But on the same day the NRL agreed to fund extra provisions to teams coming off short turnarounds, Maguire didn’t use last Sunday’s effort against St George Illawarra as an excuse.

Of the six teams to back up after just five days, only North Queensland have won, although they were also facing off against a team with the same turnaround.

Instead, Maguire chose to lay into his men for failing to aim up in defence.

“Nothing at all there, nothing at all. I have a team in there that can perform better than what we did. It’s up to us to make sure we do,” he said.

“At the end of the day it’s a game where you’ve got to put your body in front and we didn’t do that in the first half.”

All the damage was done in a brutal opening 40 minutes that Channel Nine commentator Phil Gould labelled “the most one-sided game we’ve seen in a long, long time”.

In front of crowd of 38,192, the Bulldogs romped to a 32-0 lead at the break, including two tries to centre Josh Morris in his 200th game.

His second try came when Rabbitohs forward Paul Carter bizarrely attempted to offload the ball while being driven back into his in-goal.

Morris simply had to put his hand on the ball for the try.

Captain James Graham’s 140 metres in the first half alone equalled South Sydney’s entire starting forward pack, while second-rower Tony Williams wasn’t too far behind him with 123.

“It was obviously a good bounce-back for us but Souths had a few out. They were down on troops today,” coach Des Hasler said.

“You have those halves of footy – the second half was sloppier. But we controlled the possession well and that certainly contributes. I’ve said a number of times, this competition is about possession.”

The Rabbitohs added some respectability with back-to-back tries in the second half, outscoring the Bulldogs 12-10, however an upset Maguire didn’t want to claim any positives.

“At the end of the day we weren’t performing well enough in the first half. Our game’s about putting your body in front,” he said.

“We allowed them to roll down the park. They got control, built pressure and sure enough scored some pretty soft tries.”

Trump, Cruz feud over wives draws rebuke

The escalating personal feud between US Republican presidential candidates Donald Trump and Ted Cruz over their spouses has drawn criticism from a top lawmaker.


“Talk about things that people really care about, and knock this crap off because these are serious times, and you’re not behaving like you want to be president of the United States,” Senator Lindsey Graham of South Carolina, who supports Cruz, said on Thursday on NBC’s Today show.

Earlier this week, an anti-Trump Super PAC, Make America Awesome, published an ad featuring a photo of Trump’s wife Melania lounging nude.

Trump in reply threatened to “spill the beans” on Cruz’s wife.

But Cruz denies anything to do with it and tweeted: “Donald, real men don’t attack women. Your wife is lovely, and Heidi is the love of my life.”

Republican frontrunner Trump won Arizona and Cruz took Utah in the latest state primary contests.

Attacking another candidate’s wife carries political risk.

Half of US women say they have a “very unfavourable” view of Trump, according to Reuters/Ipsos polling in March.

Cruz fared better, with 24 per cent of the 5000 women surveyed saying they had a “very unfavourable” view of him.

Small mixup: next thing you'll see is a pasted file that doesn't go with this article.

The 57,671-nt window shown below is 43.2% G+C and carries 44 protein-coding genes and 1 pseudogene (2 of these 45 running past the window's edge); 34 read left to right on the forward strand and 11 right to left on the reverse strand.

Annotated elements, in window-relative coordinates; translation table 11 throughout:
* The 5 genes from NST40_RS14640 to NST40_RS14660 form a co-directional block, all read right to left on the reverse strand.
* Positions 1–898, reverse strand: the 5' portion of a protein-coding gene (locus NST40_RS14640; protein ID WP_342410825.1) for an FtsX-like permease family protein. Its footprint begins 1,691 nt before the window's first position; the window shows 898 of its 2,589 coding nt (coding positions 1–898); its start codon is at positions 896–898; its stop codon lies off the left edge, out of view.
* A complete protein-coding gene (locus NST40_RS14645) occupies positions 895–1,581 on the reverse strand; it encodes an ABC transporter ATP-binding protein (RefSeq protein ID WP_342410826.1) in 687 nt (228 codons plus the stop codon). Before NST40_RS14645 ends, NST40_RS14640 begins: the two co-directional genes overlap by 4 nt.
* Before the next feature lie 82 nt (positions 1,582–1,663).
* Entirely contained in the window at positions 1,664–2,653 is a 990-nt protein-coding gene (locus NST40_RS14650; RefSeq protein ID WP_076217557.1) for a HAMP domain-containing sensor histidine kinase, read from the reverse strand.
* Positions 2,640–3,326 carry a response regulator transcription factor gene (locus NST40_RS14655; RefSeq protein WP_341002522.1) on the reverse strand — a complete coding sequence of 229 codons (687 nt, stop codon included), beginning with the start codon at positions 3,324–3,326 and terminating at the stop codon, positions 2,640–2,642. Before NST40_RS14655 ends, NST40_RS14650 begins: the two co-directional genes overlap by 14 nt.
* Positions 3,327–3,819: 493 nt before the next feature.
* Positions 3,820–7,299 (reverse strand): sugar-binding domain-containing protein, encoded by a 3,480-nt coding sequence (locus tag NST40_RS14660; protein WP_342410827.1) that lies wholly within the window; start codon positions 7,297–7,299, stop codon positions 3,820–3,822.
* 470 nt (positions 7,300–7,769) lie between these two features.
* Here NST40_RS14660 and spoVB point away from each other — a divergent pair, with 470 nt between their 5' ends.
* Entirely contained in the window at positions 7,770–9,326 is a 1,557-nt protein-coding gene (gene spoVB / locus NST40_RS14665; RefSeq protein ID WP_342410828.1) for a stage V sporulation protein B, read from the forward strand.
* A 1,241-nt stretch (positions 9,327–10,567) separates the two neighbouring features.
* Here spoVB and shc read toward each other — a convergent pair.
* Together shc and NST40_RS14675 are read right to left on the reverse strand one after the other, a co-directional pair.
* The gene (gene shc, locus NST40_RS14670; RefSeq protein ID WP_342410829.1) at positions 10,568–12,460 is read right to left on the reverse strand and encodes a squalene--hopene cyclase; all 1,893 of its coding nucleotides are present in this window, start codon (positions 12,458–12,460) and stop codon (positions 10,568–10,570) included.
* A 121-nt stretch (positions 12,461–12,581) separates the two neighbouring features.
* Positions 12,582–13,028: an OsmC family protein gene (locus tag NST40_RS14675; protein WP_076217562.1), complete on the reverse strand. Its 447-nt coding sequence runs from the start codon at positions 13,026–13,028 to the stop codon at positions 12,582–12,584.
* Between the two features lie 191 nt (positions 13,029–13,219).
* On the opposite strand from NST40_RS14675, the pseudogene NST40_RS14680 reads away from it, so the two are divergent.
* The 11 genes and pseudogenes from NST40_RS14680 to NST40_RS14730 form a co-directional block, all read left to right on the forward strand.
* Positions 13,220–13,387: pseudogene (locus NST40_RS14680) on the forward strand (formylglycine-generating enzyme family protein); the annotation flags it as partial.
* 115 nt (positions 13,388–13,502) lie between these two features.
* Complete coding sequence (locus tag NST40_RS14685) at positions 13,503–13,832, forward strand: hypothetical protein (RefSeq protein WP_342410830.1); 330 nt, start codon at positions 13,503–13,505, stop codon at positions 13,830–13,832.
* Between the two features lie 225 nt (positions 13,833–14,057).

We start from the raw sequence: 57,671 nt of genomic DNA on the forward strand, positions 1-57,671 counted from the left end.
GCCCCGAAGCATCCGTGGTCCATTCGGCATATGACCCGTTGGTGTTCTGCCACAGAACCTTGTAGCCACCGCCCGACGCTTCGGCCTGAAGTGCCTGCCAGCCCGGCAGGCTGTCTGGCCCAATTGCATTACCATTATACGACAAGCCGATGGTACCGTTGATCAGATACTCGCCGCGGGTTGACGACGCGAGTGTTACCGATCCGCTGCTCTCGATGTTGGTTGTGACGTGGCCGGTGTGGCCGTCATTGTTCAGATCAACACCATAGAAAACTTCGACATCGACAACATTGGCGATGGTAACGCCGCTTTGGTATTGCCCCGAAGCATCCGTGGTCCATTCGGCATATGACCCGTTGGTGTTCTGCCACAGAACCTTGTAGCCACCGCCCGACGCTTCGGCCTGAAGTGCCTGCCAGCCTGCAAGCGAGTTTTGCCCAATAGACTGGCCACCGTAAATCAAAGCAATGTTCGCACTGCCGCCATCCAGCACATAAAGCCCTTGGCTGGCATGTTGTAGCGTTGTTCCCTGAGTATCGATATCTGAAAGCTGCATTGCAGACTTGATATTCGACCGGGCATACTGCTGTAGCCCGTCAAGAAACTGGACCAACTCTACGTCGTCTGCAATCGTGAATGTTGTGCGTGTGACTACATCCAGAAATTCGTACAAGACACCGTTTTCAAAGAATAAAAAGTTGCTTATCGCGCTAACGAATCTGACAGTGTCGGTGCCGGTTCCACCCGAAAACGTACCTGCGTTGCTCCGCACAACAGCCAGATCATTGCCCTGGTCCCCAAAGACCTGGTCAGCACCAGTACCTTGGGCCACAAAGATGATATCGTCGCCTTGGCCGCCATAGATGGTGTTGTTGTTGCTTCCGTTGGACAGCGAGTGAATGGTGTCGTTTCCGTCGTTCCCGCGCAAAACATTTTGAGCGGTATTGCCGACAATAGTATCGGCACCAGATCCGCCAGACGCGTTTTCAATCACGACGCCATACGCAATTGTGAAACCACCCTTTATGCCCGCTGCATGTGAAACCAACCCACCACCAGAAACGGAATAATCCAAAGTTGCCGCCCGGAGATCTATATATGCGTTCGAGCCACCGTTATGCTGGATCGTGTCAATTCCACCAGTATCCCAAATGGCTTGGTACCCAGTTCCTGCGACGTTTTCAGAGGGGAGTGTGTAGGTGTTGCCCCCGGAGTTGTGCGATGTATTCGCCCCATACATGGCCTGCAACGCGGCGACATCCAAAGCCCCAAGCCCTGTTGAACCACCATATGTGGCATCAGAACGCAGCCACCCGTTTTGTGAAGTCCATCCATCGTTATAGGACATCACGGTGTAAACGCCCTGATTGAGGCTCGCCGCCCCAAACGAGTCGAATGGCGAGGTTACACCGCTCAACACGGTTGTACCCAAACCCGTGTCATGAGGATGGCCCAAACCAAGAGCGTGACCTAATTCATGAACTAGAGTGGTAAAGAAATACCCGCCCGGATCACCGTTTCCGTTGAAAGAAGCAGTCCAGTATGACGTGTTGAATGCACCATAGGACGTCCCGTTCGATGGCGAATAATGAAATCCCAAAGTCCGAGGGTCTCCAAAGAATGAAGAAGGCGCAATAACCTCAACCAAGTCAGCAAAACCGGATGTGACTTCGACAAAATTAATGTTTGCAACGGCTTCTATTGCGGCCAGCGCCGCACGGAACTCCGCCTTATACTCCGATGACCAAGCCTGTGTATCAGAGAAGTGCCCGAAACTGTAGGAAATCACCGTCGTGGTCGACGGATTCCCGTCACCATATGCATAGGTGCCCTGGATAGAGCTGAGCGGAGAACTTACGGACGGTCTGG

The Democratic front-runner, Hillary Clinton, did worse than Cruz but better than Trump, with 36 per cent of women polled saying they had a “very unfavourable” view of her.

After Tuesday’s contests, Trump has 739 of the 1237 delegates needed to win the nomination, according to The Associated Press.

Cruz had 465 and Ohio Governor John Kasich, who has only won his home state, has 143.

Republican candidates are looking for endorsements from the dozen or so candidates who have dropped out of the race ahead of the convention in Cleveland in July.

On Wednesday, Cruz won the backing of former rival Jeb Bush.

The next Republican contests are on April 5 in Wisconsin and on April 9 in Wyoming.

Family mourns mother’s death in Brussels

It was supposed to be a family reunion, but it ended in tragedy in Brussels.


Adelma Tapia Ruiz of Peru – on her way to New York to visit her sisters – was waiting on Tuesday with her Belgian husband and their three-year-old twin daughters at Brussels Airport when a terrorist’s bomb went off.

Her husband and one daughter were unharmed, and the other suffered a shrapnel injury to one arm.

But the 36-year-old wife and mother was dead.

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The little girls were very lucky, said Tapia’s brother Fernando Tapia Coral.

“The girls were probably running through the hall and my sister’s husband was running after them.

“If they hadn’t been playing around, they would have been dead too,” he told Peruvian broadcaster Canal N.

“My sister stayed in the waiting area, where the suicide attack happened,” he said.

Tapia Ruiz was from the Ucayali region in eastern Peru.

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She had been living in Belgium for nine years, according to the El Comercio newspaper, and been married to Belgian Christophe Delcambe for the last eight.

She was a cook and wanted to open a restaurant in Belgium, Radio broadcaster RPP reported.

After a stop in New York, the family had planned to continue on to Peru, where Tapia Ruiz and Christophe had first met and later got married.

She hadn’t been back to Peru in a year, her father Fernando Tapia Cano, told the newspaper La Republica.

“We could no longer bear not seeing each other,” he said.

Writing on Facebook, her brother said: “It is still hard to understand how fate can rip a loved one from us.

“She did not survive the Jihadist attack. That we will never be able to understand.

“Rest in peace, little sister. We all have to be strong now.